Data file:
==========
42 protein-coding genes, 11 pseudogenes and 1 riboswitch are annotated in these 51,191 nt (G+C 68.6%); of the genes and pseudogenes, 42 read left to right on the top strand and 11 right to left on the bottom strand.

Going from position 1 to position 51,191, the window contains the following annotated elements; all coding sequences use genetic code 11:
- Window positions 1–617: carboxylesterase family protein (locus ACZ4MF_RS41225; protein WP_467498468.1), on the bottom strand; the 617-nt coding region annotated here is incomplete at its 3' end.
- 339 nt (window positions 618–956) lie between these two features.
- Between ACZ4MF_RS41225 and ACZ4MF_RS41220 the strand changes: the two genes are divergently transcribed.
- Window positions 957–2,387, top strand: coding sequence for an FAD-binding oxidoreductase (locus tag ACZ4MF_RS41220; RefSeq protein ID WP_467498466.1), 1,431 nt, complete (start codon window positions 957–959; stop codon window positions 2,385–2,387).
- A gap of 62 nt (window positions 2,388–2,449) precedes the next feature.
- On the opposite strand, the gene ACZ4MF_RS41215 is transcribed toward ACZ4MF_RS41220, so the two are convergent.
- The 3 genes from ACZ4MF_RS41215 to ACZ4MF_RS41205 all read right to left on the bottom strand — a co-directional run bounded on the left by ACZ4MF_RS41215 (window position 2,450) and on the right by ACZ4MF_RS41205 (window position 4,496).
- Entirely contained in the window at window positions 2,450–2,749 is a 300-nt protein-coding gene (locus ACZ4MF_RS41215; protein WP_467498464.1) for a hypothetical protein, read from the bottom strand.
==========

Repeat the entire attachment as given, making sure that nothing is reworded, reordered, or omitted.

42 protein-coding genes, 11 pseudogenes and 1 riboswitch are annotated in these 51,191 nt (G+C 68.6%); of the genes and pseudogenes, 42 read left to right on the top strand and 11 right to left on the bottom strand.

Going from position 1 to position 51,191, the window contains the following annotated elements; all coding sequences use genetic code 11:
- Window positions 1–617: carboxylesterase family protein (locus ACZ4MF_RS41225; protein WP_467498468.1), on the bottom strand; the 617-nt coding region annotated here is incomplete at its 3' end.
- 339 nt (window positions 618–956) lie between these two features.
- Between ACZ4MF_RS41225 and ACZ4MF_RS41220 the strand changes: the two genes are divergently transcribed.
- Window positions 957–2,387, top strand: coding sequence for an FAD-binding oxidoreductase (locus tag ACZ4MF_RS41220; RefSeq protein ID WP_467498466.1), 1,431 nt, complete (start codon window positions 957–959; stop codon window positions 2,385–2,387).
- A gap of 62 nt (window positions 2,388–2,449) precedes the next feature.
- On the opposite strand, the gene ACZ4MF_RS41215 is transcribed toward ACZ4MF_RS41220, so the two are convergent.
- The 3 genes from ACZ4MF_RS41215 to ACZ4MF_RS41205 all read right to left on the bottom strand — a co-directional run bounded on the left by ACZ4MF_RS41215 (window position 2,450) and on the right by ACZ4MF_RS41205 (window position 4,496).
- Entirely contained in the window at window positions 2,450–2,749 is a 300-nt protein-coding gene (locus ACZ4MF_RS41215; protein WP_467498464.1) for a hypothetical protein, read from the bottom strand.